There are many things they seemed to hold in common, not least an instinctive nonviolence, contrasting so sharply with the police, who so often let the logic of force drive their actions (they found out, as often in history, that the logic that works with criminals doesn’t really apply to idealists).
My new approach this year is not to promise better behavior or new experiences, but to simply look back at the mistakes of last year and avoid repeating them.
When, as is true today, the richest 10 percent own 85 percent of the world’s wealth and the poorest 50 percent live off the crumbs of 1 percent of the total global wealth, you’ve created a market where slavery will thrive.
Evangelicals run the political gamut from conservative and moderate to progressive and decidedly liberal. To suggest that most evangelicals reside on the far right is simply not true.

Culture Watch

No Sympathy for the Devil: Christian Pop Music and the Transformation of American Evangelicalism, by David W. Stowe.
Hugo, Take Shelter, and The Mill and the Cross have little in common on the surface other than their quality; look deeper and you may find love-filled, theologically profound, hopeful invitations to live better.
In a country where parents lit their wounded daughters on fire, women lit themselves on fire to escape. I couldn’t shake the image of a young girl stepping into flames with a despair so profound that she would rather scorch her own flesh than face her own future.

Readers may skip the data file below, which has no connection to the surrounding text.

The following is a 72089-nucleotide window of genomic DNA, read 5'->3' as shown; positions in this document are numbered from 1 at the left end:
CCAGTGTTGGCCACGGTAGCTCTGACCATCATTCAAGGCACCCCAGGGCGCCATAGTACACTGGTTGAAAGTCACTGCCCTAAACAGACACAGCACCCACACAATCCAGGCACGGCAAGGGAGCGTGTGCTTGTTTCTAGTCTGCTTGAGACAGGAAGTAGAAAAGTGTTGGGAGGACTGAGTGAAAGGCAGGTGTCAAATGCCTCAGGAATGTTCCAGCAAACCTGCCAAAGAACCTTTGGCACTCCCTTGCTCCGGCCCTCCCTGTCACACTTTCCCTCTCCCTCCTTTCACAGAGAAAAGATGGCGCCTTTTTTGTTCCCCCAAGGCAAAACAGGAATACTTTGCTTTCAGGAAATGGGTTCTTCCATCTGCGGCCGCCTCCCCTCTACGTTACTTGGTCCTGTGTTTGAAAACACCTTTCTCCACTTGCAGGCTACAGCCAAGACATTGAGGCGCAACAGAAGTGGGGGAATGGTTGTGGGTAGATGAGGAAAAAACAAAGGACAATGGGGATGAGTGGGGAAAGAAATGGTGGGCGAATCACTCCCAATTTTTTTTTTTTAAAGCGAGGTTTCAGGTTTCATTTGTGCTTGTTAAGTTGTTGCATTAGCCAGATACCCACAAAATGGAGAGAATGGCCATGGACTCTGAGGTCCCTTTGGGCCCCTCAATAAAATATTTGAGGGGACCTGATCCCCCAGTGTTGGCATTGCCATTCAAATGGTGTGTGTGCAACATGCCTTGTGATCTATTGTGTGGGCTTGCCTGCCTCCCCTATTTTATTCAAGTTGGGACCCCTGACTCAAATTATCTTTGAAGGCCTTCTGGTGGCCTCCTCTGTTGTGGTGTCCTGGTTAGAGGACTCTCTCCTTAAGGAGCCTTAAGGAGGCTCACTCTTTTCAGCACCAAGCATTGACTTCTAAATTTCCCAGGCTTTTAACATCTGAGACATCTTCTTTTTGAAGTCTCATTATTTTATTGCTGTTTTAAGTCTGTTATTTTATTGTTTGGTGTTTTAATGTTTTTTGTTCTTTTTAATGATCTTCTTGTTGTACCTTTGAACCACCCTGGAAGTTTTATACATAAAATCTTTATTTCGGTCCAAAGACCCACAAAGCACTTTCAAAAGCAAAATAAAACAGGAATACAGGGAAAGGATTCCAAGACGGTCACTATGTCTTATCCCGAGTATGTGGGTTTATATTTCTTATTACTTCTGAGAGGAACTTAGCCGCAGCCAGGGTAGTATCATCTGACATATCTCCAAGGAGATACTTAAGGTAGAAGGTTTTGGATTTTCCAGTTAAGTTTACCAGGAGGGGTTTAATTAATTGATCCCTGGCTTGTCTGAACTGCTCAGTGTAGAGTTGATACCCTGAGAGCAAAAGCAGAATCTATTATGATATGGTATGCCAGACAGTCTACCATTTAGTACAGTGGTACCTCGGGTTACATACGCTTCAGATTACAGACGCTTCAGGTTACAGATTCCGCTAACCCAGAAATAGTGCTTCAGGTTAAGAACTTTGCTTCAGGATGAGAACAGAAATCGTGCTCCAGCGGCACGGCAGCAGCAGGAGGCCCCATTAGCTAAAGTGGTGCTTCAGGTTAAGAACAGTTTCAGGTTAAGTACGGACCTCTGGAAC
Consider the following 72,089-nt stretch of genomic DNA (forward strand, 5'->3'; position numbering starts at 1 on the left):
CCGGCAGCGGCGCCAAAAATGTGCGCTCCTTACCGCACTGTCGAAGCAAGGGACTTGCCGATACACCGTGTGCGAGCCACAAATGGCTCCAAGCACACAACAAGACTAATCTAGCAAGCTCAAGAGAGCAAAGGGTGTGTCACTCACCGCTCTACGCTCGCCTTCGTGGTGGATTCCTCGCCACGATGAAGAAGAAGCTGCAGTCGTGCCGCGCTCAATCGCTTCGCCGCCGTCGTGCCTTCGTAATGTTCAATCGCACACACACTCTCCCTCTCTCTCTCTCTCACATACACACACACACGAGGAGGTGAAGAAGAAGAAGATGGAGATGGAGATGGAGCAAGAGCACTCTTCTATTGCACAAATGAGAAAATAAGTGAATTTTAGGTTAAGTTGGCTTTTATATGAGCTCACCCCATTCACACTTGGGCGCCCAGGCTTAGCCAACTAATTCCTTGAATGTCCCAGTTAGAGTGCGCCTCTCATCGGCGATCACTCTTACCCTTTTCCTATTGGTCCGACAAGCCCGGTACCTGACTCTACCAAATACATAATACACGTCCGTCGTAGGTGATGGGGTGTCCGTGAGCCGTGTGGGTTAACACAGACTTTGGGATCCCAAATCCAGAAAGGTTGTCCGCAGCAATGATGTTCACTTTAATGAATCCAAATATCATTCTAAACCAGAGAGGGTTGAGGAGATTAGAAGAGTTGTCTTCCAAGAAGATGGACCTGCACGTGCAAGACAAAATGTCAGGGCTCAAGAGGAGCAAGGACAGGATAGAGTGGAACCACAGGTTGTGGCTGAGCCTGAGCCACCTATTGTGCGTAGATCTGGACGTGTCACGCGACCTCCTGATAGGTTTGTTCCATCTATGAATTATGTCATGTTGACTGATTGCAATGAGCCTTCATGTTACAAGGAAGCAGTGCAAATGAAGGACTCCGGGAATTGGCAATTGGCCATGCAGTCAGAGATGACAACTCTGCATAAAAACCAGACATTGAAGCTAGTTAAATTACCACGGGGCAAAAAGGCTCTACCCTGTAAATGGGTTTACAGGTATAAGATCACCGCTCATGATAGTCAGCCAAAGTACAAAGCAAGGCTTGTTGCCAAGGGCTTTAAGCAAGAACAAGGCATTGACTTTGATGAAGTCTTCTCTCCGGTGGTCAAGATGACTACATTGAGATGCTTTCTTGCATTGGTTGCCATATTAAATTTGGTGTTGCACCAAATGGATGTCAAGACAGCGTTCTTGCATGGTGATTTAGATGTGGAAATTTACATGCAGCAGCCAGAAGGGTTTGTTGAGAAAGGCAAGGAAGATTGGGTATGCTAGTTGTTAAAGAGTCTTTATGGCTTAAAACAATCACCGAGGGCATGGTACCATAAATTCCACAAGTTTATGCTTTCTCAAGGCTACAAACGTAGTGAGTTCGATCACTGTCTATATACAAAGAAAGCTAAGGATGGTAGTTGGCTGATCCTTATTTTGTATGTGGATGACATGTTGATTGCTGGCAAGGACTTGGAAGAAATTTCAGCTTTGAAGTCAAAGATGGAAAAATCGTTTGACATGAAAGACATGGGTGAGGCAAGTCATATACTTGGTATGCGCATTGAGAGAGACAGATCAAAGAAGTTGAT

Widow, Queen, Lover, Warrior; Faith in the Struggle; The Message; ‘Do Not Cast Me Away.’
Liberating Biblcal Study: Scholarship, Art, and Action in Honor of the Center and Library for the Bible and Social Justice, edited by Laura Dykstra and Ched Myers.
Why sometimes life can seem like one big road trip.
Thirty-four years later, nearly two decades into the Internet age, the September 2011 break-up of the rock band R.E.M. reminded me just how right Bangs was. R.E.M. was one of the last traditional rock bands still doing relevant work.


Certainly it is questionable for our government to be keeping contract soldiers in Iraq behind our backs (“A Stunning Victory,” by Phyllis Bennis, December 2011). But I nevertheless find Bennis’ arguments disturbing.
Soong-Chan Rah’s article on “Salt, Light, and Social Change” in the November 2011 issue was of special interest. I take no fault with it, save this: It is a mistake to use “evangelicalism” as an all-encompassing word.
Reflections on the Common Lectionary
Jim Wallis packed a lot of ideas into “An Open Letter to Occupy Wall Street” (December 2011). I’m hoping he will expand on his final statement that we need to think in terms of a new spirituality. To me, that means basic changes in our everyday lives.
While he was in jail, two policemen / came to his apartment, took / all his books, sat at his kitchen table / drinking his coffee, and cut out / the forbidden words: kitchen / was first to go;

Web Extra

In “’Humankind’s Most Savage Cruelty,’” I describe how it will take every weapon in the arsenal of nonviolence to end the global slave trade. Here are some resources for getting started on this most vital mission.